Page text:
Question: Are implants really a more cost-effective measure in the long run than a sign-based education at a school for the deaf?

Question: Do parents whose children get implants have higher expectations for them than parents who don’t?

Question: What long-term effects do the implants have on a deaf child, socially and academically?

We’re concerned about the way the popular media (women’s magazines, for example) carry glowing, simplistic stories about the "miracle" of the implant ("the gift of sound!"), without discussing the children whose experience with implants has been less than "miraculous." When they tout a certain child making exemplary progress with the implants, are they including full details of the child’s communication capabilities before he got the implant? In some cases, they omit this data. Some of this success is undoubtedly due to active parental involvement. If deaf kids are from achievement-oriented families that place a lot of importance on reading and writing, they automatically have an advantage over those who don’t. A good measure of a child’s success in school can be attributed to the early acquisition of literacy–getting exposure and plenty of extracurricular practice in reading and writing. We would like to know what effect implants have on these vital skills.

Many of us in the Deaf community are likewise concerned about these things. The high cost of the implant, the fact that there is still no reliable way of predicting how much the implant will benefit a child or what its long-term effect on her life may be, the attitude of some doctors and implant-clinic staffers who prohibit any use of signing in the rehabilitative regimen, parents who refuse to allow their child to get any exposure to ASL, the additional burden being placed on deaf children who are forcibly mainstreamed–all of these things concern us.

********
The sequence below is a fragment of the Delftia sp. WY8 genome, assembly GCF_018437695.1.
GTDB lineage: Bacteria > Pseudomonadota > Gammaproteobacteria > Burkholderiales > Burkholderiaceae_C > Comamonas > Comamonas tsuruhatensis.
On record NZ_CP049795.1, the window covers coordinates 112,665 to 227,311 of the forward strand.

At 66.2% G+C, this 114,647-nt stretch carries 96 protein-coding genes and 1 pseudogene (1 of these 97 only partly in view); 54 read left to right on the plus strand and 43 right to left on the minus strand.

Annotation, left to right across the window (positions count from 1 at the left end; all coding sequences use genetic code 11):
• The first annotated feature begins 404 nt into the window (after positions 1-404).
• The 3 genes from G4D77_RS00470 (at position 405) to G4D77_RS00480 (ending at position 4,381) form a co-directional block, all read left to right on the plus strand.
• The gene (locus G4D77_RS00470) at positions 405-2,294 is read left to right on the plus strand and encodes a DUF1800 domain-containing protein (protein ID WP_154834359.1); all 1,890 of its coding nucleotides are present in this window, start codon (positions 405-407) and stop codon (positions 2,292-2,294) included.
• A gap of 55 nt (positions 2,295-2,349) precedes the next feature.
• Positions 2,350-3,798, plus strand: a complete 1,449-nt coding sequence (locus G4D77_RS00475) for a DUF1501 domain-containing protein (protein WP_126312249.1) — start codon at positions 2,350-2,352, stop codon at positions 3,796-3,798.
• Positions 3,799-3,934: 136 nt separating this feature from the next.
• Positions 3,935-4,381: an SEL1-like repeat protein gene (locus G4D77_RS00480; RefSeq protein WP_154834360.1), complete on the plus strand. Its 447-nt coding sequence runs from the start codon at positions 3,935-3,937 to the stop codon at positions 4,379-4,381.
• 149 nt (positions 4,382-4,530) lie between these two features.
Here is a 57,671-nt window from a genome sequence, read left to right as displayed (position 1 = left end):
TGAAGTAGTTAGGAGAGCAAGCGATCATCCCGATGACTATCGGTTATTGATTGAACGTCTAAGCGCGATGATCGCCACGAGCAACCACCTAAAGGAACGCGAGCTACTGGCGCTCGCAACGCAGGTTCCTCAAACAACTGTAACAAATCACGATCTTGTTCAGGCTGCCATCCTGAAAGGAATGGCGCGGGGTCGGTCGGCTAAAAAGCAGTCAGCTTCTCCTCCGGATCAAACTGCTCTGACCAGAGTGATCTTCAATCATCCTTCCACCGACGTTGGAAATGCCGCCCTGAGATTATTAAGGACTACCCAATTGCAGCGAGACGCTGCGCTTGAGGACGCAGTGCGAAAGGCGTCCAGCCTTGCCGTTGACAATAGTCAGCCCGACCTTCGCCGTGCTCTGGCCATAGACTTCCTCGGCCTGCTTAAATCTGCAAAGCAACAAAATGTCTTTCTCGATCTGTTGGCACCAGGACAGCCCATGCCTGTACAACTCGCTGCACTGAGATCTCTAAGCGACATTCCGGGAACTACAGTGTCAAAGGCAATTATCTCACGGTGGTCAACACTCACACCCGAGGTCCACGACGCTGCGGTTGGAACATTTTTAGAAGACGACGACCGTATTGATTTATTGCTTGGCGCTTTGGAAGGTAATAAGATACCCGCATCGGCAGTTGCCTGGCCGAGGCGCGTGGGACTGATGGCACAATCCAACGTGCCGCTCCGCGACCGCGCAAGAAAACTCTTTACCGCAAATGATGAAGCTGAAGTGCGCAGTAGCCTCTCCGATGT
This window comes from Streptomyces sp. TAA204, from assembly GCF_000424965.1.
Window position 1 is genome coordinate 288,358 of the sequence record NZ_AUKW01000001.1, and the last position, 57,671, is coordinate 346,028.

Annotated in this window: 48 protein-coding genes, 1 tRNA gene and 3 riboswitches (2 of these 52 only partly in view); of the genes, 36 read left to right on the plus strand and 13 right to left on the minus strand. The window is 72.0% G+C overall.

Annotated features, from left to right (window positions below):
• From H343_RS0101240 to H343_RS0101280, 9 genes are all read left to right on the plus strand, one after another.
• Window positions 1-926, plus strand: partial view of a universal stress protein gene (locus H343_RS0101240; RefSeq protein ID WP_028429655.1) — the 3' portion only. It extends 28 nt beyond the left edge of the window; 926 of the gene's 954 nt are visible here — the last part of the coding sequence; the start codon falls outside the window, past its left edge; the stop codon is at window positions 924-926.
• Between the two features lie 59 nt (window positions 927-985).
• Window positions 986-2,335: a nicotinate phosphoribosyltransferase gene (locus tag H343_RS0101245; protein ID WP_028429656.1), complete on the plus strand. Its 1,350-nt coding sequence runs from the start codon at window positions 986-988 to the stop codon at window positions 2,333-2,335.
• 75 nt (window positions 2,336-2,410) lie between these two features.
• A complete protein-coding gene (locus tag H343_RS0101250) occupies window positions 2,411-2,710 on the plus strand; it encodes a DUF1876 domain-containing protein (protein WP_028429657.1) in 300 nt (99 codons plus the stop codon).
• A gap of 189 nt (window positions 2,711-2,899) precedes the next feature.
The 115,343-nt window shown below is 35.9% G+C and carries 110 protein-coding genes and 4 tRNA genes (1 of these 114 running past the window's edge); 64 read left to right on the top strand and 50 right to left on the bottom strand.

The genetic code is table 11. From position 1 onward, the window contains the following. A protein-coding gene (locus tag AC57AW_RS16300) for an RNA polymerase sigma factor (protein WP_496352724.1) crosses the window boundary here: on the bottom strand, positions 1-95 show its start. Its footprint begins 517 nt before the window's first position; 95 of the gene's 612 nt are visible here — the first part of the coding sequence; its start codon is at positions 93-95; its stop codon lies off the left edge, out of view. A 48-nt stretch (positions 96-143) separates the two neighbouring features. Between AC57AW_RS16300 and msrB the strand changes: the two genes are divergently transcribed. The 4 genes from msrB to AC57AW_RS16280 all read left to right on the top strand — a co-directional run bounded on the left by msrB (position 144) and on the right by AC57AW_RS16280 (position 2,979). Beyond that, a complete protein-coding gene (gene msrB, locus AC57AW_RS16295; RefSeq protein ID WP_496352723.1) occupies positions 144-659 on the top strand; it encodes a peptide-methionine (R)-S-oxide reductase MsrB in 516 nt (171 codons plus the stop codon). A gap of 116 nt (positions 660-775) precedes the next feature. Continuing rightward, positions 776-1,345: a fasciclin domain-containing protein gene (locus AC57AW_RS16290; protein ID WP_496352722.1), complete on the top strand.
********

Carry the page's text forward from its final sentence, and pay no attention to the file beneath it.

And, yes, we have been speaking out about it, but since we lack the political clout of the CI lobby, our response has been scattershot. There is no single unified anti-childhood-implant organization.

Doesn’t the CI cure deafness? Doesn’t it make a deaf person hear? Doesn’t it enhance the quality of life for deaf children?

We are concerned about the way the implant is being promoted as a "cure for deafness." Calling the implant a "cure" is a fallacy. The implant does not cure deafness. From what we understand (and we have discussed this at length with people who have chosen implants for themselves), it is plain wrong to describe an implant as a "miracle" or "cure." In most cases, profound sensorineural deafness is not a "curable" condition. It’s permanent. Unless there’s a middle-ear or bone-conductivity problem that can be reversed or remedied surgically, a deaf person will always be deaf. A CI doesn’t magically or bionically undo this. There seems to be widespread misunderstanding about just what an implant can do and what it cannot do.

What it does is to enable the user to perceive sounds and distinguish some degree of sound discrimination–and there is evidently a wide spectrum of results from user to user, ranging from negligible to the superb. The user has to undergo intensive rehabilitation to learn to perceive these sounds as speech, music, danger sounds, noises, etc. It is not a miracle fix. It doesn’t magically restore lost hearing; it gives the user the functional capacity of some hearing. It doesn’t make a deaf person hearing, but more like hard-of-hearing. While some implantees are able to carry on regular voice conversations on the telephone, others cannot. The outcome is quite unpredictable.

Just what is the quality of sound the implantees perceive? One audiologist was quoted in a Sacramento Bee article (2001) as saying that with an implant, 22 electrodes were "doing the work of 30,000 hair cells." The 22 or 24 electrodes in an implant can’t possibly replace the thousands of microscopic hair cells in the cochlea that give richness and depth to sounds as they are perceived in normal hearing. One cochlear-implant usr likens the sounds he heard in his implant as "environmental noise." Perceiving "environmental noise" is not equivalent to hearing the full spectrum of sounds.